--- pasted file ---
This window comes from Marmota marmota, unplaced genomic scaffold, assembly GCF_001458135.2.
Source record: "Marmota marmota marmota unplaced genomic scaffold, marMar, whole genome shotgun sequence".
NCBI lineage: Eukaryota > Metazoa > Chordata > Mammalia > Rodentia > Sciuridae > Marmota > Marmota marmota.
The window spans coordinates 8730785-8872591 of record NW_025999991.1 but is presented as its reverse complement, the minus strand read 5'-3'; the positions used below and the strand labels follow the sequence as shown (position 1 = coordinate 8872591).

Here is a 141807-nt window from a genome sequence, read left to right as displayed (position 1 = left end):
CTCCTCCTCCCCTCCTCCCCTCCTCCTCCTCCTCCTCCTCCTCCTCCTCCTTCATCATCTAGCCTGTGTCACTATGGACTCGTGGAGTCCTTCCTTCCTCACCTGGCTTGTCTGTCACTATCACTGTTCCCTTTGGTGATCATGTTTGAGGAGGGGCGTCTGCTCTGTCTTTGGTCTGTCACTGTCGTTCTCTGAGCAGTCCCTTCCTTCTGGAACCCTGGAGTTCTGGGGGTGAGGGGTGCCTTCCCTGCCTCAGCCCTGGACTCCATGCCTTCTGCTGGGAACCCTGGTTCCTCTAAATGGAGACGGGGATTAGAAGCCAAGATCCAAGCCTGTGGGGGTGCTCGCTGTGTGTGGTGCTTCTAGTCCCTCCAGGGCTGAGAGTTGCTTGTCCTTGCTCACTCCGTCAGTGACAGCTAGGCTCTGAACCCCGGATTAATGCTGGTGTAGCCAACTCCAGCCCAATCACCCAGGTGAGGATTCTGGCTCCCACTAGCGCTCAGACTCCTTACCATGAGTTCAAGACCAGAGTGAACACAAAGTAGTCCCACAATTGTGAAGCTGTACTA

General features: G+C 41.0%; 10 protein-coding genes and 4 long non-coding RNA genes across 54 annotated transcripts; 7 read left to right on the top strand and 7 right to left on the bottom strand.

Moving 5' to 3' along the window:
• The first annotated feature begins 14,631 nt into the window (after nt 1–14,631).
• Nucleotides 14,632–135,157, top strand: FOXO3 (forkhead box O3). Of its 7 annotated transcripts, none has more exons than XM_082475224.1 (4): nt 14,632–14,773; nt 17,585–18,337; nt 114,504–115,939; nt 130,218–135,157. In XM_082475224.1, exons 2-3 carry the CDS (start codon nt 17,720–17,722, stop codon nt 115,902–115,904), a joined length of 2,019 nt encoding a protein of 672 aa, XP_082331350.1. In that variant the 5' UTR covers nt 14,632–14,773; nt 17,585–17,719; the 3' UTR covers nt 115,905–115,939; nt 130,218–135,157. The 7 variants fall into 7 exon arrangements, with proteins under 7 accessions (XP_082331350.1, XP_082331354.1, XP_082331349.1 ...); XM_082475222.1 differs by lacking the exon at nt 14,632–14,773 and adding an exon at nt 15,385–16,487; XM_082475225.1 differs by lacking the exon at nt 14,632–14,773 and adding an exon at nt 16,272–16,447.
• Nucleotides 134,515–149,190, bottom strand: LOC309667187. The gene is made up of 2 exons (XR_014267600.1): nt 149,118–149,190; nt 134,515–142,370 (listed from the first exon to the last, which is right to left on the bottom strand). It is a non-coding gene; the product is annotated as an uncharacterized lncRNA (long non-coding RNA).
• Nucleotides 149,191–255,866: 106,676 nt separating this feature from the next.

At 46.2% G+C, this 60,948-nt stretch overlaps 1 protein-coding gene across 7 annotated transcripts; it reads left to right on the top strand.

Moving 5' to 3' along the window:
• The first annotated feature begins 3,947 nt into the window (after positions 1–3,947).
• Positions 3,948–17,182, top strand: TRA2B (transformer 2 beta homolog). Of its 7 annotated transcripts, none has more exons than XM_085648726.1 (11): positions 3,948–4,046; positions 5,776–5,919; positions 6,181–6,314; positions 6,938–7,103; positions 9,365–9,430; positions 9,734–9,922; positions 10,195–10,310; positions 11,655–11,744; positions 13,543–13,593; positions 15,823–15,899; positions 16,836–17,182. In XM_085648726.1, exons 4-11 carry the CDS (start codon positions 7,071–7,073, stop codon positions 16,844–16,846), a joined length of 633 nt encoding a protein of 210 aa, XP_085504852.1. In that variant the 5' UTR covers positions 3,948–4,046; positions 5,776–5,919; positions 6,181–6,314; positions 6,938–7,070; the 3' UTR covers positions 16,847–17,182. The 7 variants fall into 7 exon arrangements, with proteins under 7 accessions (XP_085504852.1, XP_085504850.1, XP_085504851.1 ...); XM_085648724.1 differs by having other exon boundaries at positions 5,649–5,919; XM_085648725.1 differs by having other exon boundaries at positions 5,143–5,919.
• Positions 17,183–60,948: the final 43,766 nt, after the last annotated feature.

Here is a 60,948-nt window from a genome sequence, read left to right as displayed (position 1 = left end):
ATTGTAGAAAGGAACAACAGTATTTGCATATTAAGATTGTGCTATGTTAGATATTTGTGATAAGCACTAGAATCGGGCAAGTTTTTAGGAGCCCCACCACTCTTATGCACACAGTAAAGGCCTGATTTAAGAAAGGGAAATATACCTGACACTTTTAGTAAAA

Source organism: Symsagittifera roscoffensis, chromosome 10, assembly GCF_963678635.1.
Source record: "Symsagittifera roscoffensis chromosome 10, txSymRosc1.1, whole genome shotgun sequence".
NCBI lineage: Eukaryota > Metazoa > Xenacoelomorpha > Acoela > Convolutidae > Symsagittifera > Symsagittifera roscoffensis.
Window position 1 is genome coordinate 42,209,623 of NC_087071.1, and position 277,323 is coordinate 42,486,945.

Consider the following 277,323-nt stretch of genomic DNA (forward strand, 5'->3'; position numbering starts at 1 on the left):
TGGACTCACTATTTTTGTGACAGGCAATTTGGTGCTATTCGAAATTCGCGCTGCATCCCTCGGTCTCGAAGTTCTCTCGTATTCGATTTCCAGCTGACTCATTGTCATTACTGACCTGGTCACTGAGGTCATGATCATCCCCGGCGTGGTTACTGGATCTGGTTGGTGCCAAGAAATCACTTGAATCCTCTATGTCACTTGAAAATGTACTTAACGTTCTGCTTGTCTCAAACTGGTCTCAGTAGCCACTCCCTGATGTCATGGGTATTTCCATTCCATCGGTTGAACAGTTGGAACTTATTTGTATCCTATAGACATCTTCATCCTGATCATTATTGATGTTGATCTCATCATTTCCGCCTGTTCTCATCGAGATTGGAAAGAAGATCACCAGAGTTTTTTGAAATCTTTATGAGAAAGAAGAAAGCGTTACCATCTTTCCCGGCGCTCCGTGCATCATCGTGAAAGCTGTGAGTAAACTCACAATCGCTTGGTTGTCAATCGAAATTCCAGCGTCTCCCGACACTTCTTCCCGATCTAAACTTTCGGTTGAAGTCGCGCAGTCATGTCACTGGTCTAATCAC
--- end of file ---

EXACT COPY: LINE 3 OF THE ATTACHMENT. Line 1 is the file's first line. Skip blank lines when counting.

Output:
NCBI lineage: Eukaryota > Metazoa > Chordata > Mammalia > Rodentia > Sciuridae > Marmota > Marmota marmota.